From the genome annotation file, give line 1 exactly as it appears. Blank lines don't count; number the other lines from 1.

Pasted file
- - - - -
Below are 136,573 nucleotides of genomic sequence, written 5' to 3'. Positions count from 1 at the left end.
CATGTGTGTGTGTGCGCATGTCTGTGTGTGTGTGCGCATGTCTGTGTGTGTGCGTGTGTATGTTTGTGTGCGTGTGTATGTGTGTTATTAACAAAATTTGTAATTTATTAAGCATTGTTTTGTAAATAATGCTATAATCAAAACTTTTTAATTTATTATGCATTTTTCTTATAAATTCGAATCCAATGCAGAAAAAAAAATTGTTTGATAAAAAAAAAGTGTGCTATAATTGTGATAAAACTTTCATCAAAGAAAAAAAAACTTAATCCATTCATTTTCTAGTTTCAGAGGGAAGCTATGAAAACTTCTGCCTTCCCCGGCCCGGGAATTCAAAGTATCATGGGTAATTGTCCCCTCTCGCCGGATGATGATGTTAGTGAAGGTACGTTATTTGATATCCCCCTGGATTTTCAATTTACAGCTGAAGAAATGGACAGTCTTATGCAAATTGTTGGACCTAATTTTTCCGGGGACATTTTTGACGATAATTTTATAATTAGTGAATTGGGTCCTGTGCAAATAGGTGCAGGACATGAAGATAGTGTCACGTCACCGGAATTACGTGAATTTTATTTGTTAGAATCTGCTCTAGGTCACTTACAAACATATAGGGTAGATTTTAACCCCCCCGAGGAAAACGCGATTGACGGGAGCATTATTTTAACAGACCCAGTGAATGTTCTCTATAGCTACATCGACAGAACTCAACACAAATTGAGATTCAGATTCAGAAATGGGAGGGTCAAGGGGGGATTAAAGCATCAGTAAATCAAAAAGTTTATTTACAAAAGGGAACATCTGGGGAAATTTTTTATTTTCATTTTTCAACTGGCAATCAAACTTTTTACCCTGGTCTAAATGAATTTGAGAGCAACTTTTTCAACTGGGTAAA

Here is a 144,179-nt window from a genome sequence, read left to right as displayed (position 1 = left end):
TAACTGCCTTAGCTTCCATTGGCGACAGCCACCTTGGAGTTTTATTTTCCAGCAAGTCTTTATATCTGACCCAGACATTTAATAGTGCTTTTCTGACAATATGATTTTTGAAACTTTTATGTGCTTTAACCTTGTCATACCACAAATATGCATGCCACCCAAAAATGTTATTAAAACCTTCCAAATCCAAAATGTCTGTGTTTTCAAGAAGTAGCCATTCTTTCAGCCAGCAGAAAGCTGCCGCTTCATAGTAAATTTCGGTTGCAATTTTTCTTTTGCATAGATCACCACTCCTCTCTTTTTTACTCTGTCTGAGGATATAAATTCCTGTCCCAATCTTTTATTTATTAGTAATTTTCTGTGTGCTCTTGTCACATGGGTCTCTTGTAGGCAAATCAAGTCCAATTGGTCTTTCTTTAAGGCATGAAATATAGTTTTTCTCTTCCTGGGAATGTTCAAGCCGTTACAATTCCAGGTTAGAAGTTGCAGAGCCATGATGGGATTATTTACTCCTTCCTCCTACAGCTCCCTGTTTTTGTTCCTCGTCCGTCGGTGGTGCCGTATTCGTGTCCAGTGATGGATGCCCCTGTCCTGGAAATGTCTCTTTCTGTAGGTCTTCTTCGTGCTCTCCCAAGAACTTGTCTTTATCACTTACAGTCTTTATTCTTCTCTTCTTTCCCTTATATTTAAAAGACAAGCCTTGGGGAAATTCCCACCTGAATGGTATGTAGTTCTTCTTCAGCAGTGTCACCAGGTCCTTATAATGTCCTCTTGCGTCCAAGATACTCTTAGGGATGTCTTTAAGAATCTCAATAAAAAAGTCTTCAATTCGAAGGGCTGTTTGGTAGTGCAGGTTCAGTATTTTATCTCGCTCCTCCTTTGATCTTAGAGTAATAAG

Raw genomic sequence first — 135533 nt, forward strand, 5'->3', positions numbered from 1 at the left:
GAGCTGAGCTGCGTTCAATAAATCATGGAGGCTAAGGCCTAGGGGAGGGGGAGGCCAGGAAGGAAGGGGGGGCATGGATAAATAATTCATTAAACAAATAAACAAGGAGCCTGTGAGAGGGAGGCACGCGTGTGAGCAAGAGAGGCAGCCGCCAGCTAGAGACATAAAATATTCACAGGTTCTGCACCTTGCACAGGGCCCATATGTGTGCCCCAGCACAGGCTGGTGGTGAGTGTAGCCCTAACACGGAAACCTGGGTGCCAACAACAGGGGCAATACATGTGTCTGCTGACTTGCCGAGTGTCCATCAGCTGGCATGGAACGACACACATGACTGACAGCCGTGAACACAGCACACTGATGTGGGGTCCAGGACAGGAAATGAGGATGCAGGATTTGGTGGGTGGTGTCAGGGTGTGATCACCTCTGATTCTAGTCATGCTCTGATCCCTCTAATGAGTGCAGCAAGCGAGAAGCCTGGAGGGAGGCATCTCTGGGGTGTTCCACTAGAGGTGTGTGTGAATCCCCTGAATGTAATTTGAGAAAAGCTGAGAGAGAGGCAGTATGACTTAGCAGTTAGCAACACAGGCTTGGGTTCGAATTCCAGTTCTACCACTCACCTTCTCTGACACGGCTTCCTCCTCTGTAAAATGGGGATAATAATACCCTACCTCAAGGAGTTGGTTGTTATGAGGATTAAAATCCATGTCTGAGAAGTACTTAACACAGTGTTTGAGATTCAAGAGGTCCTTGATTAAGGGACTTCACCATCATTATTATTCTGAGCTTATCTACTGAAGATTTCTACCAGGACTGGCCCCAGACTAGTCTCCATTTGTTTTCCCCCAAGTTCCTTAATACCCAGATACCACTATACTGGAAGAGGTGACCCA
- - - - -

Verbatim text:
Below are 136,573 nucleotides of genomic sequence, written 5' to 3'. Positions count from 1 at the left end.